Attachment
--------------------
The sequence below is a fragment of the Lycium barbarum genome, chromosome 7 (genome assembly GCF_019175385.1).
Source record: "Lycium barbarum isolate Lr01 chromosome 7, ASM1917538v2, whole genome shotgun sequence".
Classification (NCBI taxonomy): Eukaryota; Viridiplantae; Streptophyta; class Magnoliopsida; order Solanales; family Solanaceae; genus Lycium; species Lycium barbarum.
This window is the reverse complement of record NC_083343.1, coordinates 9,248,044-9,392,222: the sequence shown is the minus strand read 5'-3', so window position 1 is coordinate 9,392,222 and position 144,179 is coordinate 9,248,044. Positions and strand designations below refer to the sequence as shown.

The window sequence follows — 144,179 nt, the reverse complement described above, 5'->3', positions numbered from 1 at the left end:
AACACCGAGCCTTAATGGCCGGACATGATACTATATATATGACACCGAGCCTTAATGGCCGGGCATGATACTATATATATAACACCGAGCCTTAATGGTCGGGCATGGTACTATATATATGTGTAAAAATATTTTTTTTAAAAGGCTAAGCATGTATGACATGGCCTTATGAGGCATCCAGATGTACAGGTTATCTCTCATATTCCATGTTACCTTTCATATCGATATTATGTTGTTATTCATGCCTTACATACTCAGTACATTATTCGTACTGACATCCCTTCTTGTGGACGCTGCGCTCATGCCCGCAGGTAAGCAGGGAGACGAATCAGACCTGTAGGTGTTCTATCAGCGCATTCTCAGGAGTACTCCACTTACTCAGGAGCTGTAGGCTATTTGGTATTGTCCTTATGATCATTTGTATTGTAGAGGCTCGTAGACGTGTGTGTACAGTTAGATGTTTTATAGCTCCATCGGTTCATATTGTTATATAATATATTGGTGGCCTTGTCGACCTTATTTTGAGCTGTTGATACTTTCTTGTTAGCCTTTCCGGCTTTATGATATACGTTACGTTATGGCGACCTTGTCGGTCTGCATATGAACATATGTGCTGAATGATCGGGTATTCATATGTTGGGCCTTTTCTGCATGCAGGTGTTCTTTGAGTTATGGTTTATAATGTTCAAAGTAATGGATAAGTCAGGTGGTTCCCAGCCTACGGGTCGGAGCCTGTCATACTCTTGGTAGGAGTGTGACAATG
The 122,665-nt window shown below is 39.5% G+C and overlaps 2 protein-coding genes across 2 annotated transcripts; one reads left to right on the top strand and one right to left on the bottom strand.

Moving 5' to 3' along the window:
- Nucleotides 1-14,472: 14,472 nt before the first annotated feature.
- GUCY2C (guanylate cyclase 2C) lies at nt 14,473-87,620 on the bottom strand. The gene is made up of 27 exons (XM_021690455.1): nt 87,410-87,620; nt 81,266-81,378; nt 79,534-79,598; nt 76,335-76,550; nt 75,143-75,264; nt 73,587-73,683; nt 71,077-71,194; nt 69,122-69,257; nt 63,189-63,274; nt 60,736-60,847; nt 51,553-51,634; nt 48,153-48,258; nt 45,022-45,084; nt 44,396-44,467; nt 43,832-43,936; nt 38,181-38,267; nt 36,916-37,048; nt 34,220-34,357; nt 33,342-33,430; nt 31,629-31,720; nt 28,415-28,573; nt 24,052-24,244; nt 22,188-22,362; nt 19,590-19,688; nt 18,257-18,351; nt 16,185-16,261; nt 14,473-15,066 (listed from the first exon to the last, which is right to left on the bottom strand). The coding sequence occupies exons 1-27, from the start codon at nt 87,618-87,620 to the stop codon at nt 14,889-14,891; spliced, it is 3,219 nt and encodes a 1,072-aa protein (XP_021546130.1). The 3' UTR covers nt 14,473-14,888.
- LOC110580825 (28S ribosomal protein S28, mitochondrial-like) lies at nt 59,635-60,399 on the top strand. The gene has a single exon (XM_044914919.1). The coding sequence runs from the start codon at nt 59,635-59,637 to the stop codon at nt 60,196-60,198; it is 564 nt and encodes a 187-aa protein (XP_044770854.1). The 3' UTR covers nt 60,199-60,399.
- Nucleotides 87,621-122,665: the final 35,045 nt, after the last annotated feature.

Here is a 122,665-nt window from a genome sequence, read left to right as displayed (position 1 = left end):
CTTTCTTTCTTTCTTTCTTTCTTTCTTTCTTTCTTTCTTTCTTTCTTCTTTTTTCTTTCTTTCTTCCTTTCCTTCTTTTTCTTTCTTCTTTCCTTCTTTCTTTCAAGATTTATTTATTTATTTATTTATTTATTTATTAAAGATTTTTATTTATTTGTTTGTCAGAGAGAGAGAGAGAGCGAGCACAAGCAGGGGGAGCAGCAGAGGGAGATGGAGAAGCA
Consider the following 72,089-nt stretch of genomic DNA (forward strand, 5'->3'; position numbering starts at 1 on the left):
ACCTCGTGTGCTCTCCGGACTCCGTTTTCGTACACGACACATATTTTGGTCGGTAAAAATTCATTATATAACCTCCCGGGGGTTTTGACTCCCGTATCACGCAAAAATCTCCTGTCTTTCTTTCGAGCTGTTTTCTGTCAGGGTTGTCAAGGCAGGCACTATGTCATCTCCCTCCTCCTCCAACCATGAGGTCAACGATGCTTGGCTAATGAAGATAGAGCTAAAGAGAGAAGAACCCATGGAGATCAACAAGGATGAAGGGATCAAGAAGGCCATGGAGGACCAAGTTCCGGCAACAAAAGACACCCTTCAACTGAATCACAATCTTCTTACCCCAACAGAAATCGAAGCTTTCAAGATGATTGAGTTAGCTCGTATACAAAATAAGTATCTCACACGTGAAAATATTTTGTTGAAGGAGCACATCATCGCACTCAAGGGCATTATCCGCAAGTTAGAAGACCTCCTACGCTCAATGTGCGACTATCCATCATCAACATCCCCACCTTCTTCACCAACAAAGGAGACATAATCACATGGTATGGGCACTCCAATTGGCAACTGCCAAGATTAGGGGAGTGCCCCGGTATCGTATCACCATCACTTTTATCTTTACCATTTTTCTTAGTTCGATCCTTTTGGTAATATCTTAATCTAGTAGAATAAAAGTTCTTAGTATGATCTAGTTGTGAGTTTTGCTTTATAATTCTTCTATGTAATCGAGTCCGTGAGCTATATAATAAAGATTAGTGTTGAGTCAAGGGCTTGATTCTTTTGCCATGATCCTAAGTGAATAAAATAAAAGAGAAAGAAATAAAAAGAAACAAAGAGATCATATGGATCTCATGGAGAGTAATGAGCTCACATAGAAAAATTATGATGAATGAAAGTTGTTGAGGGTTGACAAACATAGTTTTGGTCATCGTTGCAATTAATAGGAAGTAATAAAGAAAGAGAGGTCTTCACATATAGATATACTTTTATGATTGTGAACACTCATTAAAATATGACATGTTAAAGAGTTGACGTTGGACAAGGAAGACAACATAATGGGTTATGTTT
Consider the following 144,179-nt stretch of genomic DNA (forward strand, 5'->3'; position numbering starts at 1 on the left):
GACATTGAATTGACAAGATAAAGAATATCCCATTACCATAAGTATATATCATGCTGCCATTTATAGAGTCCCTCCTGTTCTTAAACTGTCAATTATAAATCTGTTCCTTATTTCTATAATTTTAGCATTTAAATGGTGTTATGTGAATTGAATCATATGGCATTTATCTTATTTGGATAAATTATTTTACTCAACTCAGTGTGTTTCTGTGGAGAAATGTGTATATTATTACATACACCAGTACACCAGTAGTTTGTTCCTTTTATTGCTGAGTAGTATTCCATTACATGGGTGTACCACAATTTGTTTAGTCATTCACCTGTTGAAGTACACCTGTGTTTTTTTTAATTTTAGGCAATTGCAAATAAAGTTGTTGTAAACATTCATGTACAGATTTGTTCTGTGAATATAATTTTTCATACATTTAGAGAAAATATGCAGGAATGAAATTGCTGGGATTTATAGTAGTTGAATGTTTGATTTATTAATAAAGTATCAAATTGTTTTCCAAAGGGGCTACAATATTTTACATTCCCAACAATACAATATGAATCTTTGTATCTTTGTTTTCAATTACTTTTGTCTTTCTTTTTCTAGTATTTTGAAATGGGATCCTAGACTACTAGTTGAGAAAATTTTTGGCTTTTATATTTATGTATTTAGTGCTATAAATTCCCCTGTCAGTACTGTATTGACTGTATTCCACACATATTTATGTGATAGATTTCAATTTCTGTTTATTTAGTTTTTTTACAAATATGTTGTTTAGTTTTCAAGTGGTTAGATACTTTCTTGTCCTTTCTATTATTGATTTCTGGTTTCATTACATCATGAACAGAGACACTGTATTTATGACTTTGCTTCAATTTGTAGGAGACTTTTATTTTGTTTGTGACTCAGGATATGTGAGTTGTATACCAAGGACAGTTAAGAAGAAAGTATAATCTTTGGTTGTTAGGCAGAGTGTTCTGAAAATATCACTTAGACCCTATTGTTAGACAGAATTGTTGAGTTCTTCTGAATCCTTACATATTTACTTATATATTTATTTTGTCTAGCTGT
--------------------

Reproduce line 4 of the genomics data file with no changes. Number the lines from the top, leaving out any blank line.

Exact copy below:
This window is the reverse complement of record NC_083343.1, coordinates 9,248,044-9,392,222: the sequence shown is the minus strand read 5'-3', so window position 1 is coordinate 9,392,222 and position 144,179 is coordinate 9,248,044. Positions and strand designations below refer to the sequence as shown.